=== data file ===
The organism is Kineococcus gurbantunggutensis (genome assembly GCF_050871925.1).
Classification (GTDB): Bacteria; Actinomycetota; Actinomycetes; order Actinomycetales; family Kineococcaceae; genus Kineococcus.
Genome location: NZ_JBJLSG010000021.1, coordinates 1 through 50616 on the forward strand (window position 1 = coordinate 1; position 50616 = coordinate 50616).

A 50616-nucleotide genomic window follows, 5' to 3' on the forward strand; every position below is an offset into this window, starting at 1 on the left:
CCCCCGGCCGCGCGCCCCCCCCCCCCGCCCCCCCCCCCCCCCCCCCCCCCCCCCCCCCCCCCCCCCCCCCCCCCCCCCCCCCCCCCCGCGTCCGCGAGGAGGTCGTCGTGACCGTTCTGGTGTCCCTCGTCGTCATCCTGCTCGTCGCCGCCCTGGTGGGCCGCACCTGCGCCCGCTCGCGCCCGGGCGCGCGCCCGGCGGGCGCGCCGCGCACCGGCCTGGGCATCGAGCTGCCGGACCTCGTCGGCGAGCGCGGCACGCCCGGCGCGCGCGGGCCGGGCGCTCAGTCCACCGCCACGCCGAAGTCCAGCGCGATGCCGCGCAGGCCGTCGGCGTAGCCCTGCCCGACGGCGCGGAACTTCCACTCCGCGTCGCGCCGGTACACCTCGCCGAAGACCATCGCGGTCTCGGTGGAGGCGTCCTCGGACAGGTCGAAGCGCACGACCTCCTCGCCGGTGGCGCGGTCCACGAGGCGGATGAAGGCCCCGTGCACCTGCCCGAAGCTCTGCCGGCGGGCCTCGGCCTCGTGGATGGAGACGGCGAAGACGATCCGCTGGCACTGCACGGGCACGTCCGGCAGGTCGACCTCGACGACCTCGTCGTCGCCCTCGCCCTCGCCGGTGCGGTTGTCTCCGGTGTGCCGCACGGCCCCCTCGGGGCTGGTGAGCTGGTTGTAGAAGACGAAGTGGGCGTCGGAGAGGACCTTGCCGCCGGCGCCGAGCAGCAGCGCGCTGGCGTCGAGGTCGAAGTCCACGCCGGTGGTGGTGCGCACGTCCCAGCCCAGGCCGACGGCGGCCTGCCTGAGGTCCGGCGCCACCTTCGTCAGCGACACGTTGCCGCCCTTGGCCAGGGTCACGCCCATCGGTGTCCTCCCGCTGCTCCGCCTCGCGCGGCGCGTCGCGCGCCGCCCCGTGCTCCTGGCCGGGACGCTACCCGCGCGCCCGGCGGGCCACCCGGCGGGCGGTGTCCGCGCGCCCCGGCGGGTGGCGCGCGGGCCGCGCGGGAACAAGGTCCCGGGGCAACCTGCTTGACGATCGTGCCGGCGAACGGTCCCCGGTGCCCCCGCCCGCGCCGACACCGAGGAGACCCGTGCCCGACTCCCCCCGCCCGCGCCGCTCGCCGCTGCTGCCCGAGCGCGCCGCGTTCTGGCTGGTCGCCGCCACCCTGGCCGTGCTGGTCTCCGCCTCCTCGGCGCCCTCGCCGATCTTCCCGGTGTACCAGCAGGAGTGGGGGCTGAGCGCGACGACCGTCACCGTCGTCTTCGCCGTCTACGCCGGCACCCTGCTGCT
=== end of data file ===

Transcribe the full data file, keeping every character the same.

The organism is Kineococcus gurbantunggutensis (genome assembly GCF_050871925.1).
Classification (GTDB): Bacteria; Actinomycetota; Actinomycetes; order Actinomycetales; family Kineococcaceae; genus Kineococcus.
Genome location: NZ_JBJLSG010000021.1, coordinates 1 through 50616 on the forward strand (window position 1 = coordinate 1; position 50616 = coordinate 50616).

A 50616-nucleotide genomic window follows, 5' to 3' on the forward strand; every position below is an offset into this window, starting at 1 on the left:
CCCCCGGCCGCGCGCCCCCCCCCCCCGCCCCCCCCCCCCCCCCCCCCCCCCCCCCCCCCCCCCCCCCCCCCCCCCCCCCCCCCCCCCGCGTCCGCGAGGAGGTCGTCGTGACCGTTCTGGTGTCCCTCGTCGTCATCCTGCTCGTCGCCGCCCTGGTGGGCCGCACCTGCGCCCGCTCGCGCCCGGGCGCGCGCCCGGCGGGCGCGCCGCGCACCGGCCTGGGCATCGAGCTGCCGGACCTCGTCGGCGAGCGCGGCACGCCCGGCGCGCGCGGGCCGGGCGCTCAGTCCACCGCCACGCCGAAGTCCAGCGCGATGCCGCGCAGGCCGTCGGCGTAGCCCTGCCCGACGGCGCGGAACTTCCACTCCGCGTCGCGCCGGTACACCTCGCCGAAGACCATCGCGGTCTCGGTGGAGGCGTCCTCGGACAGGTCGAAGCGCACGACCTCCTCGCCGGTGGCGCGGTCCACGAGGCGGATGAAGGCCCCGTGCACCTGCCCGAAGCTCTGCCGGCGGGCCTCGGCCTCGTGGATGGAGACGGCGAAGACGATCCGCTGGCACTGCACGGGCACGTCCGGCAGGTCGACCTCGACGACCTCGTCGTCGCCCTCGCCCTCGCCGGTGCGGTTGTCTCCGGTGTGCCGCACGGCCCCCTCGGGGCTGGTGAGCTGGTTGTAGAAGACGAAGTGGGCGTCGGAGAGGACCTTGCCGCCGGCGCCGAGCAGCAGCGCGCTGGCGTCGAGGTCGAAGTCCACGCCGGTGGTGGTGCGCACGTCCCAGCCCAGGCCGACGGCGGCCTGCCTGAGGTCCGGCGCCACCTTCGTCAGCGACACGTTGCCGCCCTTGGCCAGGGTCACGCCCATCGGTGTCCTCCCGCTGCTCCGCCTCGCGCGGCGCGTCGCGCGCCGCCCCGTGCTCCTGGCCGGGACGCTACCCGCGCGCCCGGCGGGCCACCCGGCGGGCGGTGTCCGCGCGCCCCGGCGGGTGGCGCGCGGGCCGCGCGGGAACAAGGTCCCGGGGCAACCTGCTTGACGATCGTGCCGGCGAACGGTCCCCGGTGCCCCCGCCCGCGCCGACACCGAGGAGACCCGTGCCCGACTCCCCCCGCCCGCGCCGCTCGCCGCTGCTGCCCGAGCGCGCCGCGTTCTGGCTGGTCGCCGCCACCCTGGCCGTGCTGGTCTCCGCCTCCTCGGCGCCCTCGCCGATCTTCCCGGTGTACCAGCAGGAGTGGGGGCTGAGCGCGACGACCGTCACCGTCGTCTTCGCCGTCTACGCCGGCACCCTGCTGCT